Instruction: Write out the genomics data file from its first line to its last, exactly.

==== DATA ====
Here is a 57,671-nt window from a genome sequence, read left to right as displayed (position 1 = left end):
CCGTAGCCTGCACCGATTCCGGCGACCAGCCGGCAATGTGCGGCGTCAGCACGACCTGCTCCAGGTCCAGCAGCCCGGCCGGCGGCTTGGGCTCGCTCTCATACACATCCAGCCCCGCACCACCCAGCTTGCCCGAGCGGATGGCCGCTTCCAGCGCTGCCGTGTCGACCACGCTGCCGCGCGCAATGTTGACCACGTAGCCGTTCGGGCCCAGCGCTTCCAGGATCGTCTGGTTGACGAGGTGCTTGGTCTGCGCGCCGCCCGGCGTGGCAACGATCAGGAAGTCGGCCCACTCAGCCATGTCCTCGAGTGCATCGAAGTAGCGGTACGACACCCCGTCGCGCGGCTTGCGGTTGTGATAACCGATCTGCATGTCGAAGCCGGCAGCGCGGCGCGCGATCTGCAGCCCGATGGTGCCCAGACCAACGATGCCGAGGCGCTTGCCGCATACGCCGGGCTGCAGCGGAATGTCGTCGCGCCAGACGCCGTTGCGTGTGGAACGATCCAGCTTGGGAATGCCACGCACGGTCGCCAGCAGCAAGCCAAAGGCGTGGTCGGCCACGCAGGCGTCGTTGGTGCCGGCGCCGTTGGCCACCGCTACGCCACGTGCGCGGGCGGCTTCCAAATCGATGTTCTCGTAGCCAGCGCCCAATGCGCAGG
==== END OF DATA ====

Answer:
Here is a 57,671-nt window from a genome sequence, read left to right as displayed (position 1 = left end):
CCGTAGCCTGCACCGATTCCGGCGACCAGCCGGCAATGTGCGGCGTCAGCACGACCTGCTCCAGGTCCAGCAGCCCGGCCGGCGGCTTGGGCTCGCTCTCATACACATCCAGCCCCGCACCACCCAGCTTGCCCGAGCGGATGGCCGCTTCCAGCGCTGCCGTGTCGACCACGCTGCCGCGCGCAATGTTGACCACGTAGCCGTTCGGGCCCAGCGCTTCCAGGATCGTCTGGTTGACGAGGTGCTTGGTCTGCGCGCCGCCCGGCGTGGCAACGATCAGGAAGTCGGCCCACTCAGCCATGTCCTCGAGTGCATCGAAGTAGCGGTACGACACCCCGTCGCGCGGCTTGCGGTTGTGATAACCGATCTGCATGTCGAAGCCGGCAGCGCGGCGCGCGATCTGCAGCCCGATGGTGCCCAGACCAACGATGCCGAGGCGCTTGCCGCATACGCCGGGCTGCAGCGGAATGTCGTCGCGCCAGACGCCGTTGCGTGTGGAACGATCCAGCTTGGGAATGCCACGCACGGTCGCCAGCAGCAAGCCAAAGGCGTGGTCGGCCACGCAGGCGTCGTTGGTGCCGGCGCCGTTGGCCACCGCTACGCCACGTGCGCGGGCGGCTTCCAAATCGATGTTCTCGTAGCCAGCGCCCAATGCGCAGG